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Why Six Powers Can't Stop Iran By: Amir Taheri
New York Post | Wednesday, May 14, 2008

WOULD you take an offer if you knew that by refusing it you'd get a better one?

Tehran's answer to the latest "generous package" offered to end its uranium-enrichment program is an emphatic "No."

The offer comes from the Six Powers, the UN Security Council's five permanent members plus Germany; it was shaped in London in days of hard bargaining between the United States and the European Union on one side and Russia and China on the other.

Yet President Mahmoud Ahmadinejad is already ignoring three Security Council resolutions and swallowing the bitter medicine of sanctions. And he has reason to believe that time is on his side.

He knows America will have a new president in nine months; the "mad Bush" will be gone. Sen. Barack Obama has said he'd invite Ahmadinejad for unconditional talks, ignoring UN resolutions that call on Tehran to stop uranium enrichment. So why pay now what one may not have to pay tomorrow?

Even if Sen. John McCain wins the White House, he'd need time before he has his team in place and is capable of taking any significant action against Iran.

Then, too, Ahmadinejad himself must seek reelection next year - and it won't be easy.

Iran's economy is suffering double-digit inflation, soaring unemployment and deepening structural fissures. "Supreme Guide" Ali Khamenei and the commanders of the Islamic Revolutionary Guard Corps may well decide to blame it all on Ahmadinejad and ditch him in favor of another Guard officer.

Ahmadinejad's main hope for winning a second term lies in perpetuating the fiction that he's fighting to preserve Iran's independence against predatory powers bent on dictating to weaker nations. He'd be courting political suicide if he backed down now.

He has other reason to play for time.

Russia has a new president, with Vladimir Putin becoming prime minister. The new arrangement in Moscow needs time to settle and be tested. The last thing the Putin-Medvedev tandem wants is a hot crisis over Iran.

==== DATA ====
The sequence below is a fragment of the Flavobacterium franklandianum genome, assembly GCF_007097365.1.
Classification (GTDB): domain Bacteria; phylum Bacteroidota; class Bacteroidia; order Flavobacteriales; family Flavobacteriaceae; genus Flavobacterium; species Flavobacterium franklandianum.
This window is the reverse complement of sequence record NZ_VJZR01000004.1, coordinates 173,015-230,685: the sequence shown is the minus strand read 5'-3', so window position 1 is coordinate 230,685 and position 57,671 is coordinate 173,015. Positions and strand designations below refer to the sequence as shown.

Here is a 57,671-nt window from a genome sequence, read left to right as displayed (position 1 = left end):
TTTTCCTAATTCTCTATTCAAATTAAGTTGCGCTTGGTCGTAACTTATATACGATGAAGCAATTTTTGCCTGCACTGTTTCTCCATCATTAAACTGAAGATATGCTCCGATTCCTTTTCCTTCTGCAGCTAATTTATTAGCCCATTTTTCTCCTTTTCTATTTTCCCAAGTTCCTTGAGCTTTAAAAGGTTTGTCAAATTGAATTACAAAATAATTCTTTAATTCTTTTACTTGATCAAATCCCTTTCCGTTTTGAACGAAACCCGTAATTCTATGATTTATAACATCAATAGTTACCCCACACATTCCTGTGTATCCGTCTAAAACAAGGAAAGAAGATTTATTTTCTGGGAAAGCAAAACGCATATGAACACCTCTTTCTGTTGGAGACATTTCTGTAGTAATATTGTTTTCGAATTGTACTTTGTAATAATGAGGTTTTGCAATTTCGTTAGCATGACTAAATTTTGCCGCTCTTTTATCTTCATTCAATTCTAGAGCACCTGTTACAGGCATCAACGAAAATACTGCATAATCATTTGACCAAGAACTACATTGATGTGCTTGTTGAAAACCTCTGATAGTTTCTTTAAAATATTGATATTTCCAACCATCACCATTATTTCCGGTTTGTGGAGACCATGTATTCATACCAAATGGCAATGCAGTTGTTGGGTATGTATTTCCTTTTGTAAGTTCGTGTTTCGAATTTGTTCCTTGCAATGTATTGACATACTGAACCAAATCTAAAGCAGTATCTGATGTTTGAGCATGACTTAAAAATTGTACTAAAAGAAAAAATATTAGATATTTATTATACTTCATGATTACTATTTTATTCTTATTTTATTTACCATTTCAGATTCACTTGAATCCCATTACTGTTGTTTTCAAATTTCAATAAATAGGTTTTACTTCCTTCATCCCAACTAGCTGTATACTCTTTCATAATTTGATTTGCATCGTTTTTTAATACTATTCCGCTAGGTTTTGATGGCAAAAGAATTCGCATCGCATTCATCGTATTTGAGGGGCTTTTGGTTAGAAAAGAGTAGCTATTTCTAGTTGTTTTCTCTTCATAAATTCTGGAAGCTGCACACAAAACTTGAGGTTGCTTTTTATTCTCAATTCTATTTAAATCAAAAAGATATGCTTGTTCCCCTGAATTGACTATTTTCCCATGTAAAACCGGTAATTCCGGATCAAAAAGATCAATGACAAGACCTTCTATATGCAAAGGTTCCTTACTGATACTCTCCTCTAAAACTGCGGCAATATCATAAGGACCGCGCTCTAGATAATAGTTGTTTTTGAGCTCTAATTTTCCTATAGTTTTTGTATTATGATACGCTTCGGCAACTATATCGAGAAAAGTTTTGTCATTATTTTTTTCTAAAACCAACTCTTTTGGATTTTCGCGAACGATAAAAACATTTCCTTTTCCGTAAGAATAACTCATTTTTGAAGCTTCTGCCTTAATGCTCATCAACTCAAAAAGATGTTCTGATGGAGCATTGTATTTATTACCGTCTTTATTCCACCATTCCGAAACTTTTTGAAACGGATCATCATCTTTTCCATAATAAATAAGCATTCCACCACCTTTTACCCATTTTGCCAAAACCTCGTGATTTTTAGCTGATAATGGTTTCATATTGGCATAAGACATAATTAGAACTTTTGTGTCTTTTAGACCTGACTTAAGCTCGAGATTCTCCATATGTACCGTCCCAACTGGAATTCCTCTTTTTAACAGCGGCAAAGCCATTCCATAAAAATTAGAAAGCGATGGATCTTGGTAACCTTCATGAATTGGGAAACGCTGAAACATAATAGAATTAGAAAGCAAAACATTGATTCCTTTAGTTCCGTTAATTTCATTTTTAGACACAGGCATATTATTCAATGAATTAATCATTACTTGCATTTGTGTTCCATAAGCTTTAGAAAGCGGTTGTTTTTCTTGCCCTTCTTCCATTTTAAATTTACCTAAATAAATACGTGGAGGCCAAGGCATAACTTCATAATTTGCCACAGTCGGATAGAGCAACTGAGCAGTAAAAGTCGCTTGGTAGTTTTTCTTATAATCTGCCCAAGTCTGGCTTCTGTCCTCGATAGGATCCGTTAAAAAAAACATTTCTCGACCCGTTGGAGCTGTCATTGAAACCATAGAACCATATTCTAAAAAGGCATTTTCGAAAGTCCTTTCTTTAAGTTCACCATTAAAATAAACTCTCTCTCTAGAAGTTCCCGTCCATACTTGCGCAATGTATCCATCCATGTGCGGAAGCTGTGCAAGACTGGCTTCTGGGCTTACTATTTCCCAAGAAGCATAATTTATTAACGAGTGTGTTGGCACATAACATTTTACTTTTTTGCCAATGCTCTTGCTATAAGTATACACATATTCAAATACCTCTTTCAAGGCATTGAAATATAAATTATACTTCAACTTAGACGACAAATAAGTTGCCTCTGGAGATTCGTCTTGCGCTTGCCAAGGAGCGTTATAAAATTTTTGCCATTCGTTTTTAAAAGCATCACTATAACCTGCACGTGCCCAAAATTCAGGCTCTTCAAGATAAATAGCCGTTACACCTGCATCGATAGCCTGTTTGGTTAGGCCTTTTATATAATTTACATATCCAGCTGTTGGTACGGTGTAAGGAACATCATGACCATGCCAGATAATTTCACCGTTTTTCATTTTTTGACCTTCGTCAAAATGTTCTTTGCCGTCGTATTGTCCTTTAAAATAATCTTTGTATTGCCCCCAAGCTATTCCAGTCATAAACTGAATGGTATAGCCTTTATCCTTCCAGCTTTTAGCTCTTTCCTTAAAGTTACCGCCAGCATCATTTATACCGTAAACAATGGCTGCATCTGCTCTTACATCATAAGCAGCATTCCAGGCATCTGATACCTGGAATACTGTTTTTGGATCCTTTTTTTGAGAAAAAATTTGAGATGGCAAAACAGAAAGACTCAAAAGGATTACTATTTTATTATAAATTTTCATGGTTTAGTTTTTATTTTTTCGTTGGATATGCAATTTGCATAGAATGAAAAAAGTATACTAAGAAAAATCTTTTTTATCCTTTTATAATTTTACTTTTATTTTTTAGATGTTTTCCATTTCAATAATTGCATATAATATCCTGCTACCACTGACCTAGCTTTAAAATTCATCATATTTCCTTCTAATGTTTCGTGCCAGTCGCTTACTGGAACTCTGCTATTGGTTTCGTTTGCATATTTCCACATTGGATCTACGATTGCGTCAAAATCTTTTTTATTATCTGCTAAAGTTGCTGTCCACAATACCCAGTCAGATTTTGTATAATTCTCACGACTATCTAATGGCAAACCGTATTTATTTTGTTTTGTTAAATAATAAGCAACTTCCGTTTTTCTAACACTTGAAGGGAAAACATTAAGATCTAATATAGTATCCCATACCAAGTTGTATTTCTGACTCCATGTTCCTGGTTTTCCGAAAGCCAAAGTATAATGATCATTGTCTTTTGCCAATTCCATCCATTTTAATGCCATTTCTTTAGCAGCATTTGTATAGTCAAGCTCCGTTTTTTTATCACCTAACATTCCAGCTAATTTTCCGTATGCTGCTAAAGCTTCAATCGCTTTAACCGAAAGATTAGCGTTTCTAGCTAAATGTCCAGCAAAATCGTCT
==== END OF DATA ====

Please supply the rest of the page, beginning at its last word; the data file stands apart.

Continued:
With the summer Olympics in Beijing, the Chinese don't want anything to distract attention from their big show, least of all another war in the Mideast, which supplies 70 percent of their oil.

Britain is heading for a general election in '09, which Labor now looks likely to lose. The German coalition is showing fissures that could force an election next year.

And this new "package" is far more generous than anything that his predecessor as president, Mullah Muhammad Khatami, could have imagined. In 2003, Khatami agreed to suspend uranium enrichment in exchange for a package of gifts. He kept his end of the bargain for two years but received nothing.

As soon as Ahmadinejad resumed enrichment, the Six Powers rushed to him with gifts. Each time he's hardened his position, he's gotten an even better offer.

So why say yes now when he knows that in a year's time, hopefully on the eve of his election campaign, he might get an even better offer?

The Six Powers are clearly unable to agree on a diagnosis of the problem. The British wanted the London statement to refer to Iran's nuclear program as "a threat China refused, insisting the dispute was "a technical one."

In other words, while the British and Americans think Ahmadinejad wants the atomic bomb for mischief, the Chinese and, presumably, the Russians see the whole thing as no more worrying than a case of bad plumbing.

This failure to agree produced the "Iranian nuclear crisis" in the first place, and it will prevent its resolution. Ahmadinejad's best bet is to continue his prevarications.

If Iran is no threat to anyone, where's the problem? Uranium enrichment is perfectly legal, something that the Six Powers, among others, have been doing for decades.

If, on the other hand, Iran is a threat, one should ask why before trying to do anything about it. This is precisely the debate, however, that the Six Powers haven't succeeded in holding among themselves.

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